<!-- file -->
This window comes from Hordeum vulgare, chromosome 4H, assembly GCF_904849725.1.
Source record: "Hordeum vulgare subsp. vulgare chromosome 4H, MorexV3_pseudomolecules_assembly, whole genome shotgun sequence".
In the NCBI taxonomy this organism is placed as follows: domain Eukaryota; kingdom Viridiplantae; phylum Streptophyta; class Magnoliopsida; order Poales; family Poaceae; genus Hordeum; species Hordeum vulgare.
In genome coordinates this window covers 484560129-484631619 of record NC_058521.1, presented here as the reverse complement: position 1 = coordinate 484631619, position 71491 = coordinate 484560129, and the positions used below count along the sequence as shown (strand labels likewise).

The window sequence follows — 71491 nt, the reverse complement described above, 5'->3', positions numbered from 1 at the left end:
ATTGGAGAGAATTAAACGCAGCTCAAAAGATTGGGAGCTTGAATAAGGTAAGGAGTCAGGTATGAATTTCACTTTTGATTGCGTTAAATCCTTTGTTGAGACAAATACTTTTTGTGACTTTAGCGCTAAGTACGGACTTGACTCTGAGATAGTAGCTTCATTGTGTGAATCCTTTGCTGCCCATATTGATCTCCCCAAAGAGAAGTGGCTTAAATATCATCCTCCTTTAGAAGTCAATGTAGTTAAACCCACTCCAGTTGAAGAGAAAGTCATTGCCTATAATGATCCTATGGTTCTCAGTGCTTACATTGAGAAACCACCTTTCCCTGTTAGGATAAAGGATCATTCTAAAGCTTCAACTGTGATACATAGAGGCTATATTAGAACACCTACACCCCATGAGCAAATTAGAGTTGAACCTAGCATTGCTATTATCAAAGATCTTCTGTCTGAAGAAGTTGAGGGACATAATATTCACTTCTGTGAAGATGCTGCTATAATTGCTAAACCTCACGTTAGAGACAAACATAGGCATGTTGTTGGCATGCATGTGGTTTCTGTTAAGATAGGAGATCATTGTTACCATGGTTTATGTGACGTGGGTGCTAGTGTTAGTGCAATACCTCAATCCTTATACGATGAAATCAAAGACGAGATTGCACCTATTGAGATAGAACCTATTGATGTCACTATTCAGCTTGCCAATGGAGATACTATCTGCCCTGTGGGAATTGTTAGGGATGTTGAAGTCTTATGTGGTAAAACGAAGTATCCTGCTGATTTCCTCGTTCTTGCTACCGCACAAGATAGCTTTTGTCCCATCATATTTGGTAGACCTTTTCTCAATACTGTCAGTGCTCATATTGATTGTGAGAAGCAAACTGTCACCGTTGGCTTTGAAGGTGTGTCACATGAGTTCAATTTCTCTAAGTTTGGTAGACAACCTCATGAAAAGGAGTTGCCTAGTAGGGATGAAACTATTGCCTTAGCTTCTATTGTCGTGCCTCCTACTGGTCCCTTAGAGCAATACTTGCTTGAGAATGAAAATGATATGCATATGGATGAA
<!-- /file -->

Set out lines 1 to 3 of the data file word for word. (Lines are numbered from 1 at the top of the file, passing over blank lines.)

This window comes from Hordeum vulgare, chromosome 4H, assembly GCF_904849725.1.
Source record: "Hordeum vulgare subsp. vulgare chromosome 4H, MorexV3_pseudomolecules_assembly, whole genome shotgun sequence".
In the NCBI taxonomy this organism is placed as follows: domain Eukaryota; kingdom Viridiplantae; phylum Streptophyta; class Magnoliopsida; order Poales; family Poaceae; genus Hordeum; species Hordeum vulgare.